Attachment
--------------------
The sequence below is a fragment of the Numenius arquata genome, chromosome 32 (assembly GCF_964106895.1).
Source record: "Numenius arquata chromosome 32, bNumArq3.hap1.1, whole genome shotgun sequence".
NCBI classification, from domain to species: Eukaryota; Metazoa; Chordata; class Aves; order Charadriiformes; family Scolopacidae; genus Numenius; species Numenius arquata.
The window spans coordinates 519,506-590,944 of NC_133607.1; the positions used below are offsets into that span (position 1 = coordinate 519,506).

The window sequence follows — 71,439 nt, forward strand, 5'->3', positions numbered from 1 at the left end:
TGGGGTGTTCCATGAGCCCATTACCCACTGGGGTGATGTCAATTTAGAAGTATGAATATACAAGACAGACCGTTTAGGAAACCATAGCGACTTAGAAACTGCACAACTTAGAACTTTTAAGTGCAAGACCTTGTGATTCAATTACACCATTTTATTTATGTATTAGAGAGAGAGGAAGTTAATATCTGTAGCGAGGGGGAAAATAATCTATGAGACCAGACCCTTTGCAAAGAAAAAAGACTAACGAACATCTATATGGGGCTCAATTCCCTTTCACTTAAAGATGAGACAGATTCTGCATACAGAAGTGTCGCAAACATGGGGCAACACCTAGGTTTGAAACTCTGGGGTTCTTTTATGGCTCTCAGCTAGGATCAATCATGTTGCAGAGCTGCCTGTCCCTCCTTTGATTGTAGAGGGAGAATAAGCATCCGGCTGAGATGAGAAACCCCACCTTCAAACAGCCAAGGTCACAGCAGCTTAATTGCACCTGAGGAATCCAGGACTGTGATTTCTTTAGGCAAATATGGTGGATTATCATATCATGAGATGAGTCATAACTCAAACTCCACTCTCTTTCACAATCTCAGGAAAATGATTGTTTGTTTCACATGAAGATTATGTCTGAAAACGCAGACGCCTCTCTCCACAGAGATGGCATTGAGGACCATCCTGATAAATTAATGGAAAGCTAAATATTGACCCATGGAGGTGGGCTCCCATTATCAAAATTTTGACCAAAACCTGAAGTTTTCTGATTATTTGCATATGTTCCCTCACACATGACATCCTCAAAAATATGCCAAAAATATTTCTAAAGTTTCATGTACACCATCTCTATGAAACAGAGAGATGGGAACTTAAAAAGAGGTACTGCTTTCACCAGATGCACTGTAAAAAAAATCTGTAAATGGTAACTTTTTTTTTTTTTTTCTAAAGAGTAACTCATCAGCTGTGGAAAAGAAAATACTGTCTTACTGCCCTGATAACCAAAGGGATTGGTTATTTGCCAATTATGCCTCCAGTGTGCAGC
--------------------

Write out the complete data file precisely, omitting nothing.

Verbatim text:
The sequence below is a fragment of the Numenius arquata genome, chromosome 32 (assembly GCF_964106895.1).
Source record: "Numenius arquata chromosome 32, bNumArq3.hap1.1, whole genome shotgun sequence".
NCBI classification, from domain to species: Eukaryota; Metazoa; Chordata; class Aves; order Charadriiformes; family Scolopacidae; genus Numenius; species Numenius arquata.
The window spans coordinates 519,506-590,944 of NC_133607.1; the positions used below are offsets into that span (position 1 = coordinate 519,506).

The window sequence follows — 71,439 nt, forward strand, 5'->3', positions numbered from 1 at the left end:
TGGGGTGTTCCATGAGCCCATTACCCACTGGGGTGATGTCAATTTAGAAGTATGAATATACAAGACAGACCGTTTAGGAAACCATAGCGACTTAGAAACTGCACAACTTAGAACTTTTAAGTGCAAGACCTTGTGATTCAATTACACCATTTTATTTATGTATTAGAGAGAGAGGAAGTTAATATCTGTAGCGAGGGGGAAAATAATCTATGAGACCAGACCCTTTGCAAAGAAAAAAGACTAACGAACATCTATATGGGGCTCAATTCCCTTTCACTTAAAGATGAGACAGATTCTGCATACAGAAGTGTCGCAAACATGGGGCAACACCTAGGTTTGAAACTCTGGGGTTCTTTTATGGCTCTCAGCTAGGATCAATCATGTTGCAGAGCTGCCTGTCCCTCCTTTGATTGTAGAGGGAGAATAAGCATCCGGCTGAGATGAGAAACCCCACCTTCAAACAGCCAAGGTCACAGCAGCTTAATTGCACCTGAGGAATCCAGGACTGTGATTTCTTTAGGCAAATATGGTGGATTATCATATCATGAGATGAGTCATAACTCAAACTCCACTCTCTTTCACAATCTCAGGAAAATGATTGTTTGTTTCACATGAAGATTATGTCTGAAAACGCAGACGCCTCTCTCCACAGAGATGGCATTGAGGACCATCCTGATAAATTAATGGAAAGCTAAATATTGACCCATGGAGGTGGGCTCCCATTATCAAAATTTTGACCAAAACCTGAAGTTTTCTGATTATTTGCATATGTTCCCTCACACATGACATCCTCAAAAATATGCCAAAAATATTTCTAAAGTTTCATGTACACCATCTCTATGAAACAGAGAGATGGGAACTTAAAAAGAGGTACTGCTTTCACCAGATGCACTGTAAAAAAAATCTGTAAATGGTAACTTTTTTTTTTTTTTTCTAAAGAGTAACTCATCAGCTGTGGAAAAGAAAATACTGTCTTACTGCCCTGATAACCAAAGGGATTGGTTATTTGCCAATTATGCCTCCAGTGTGCAGC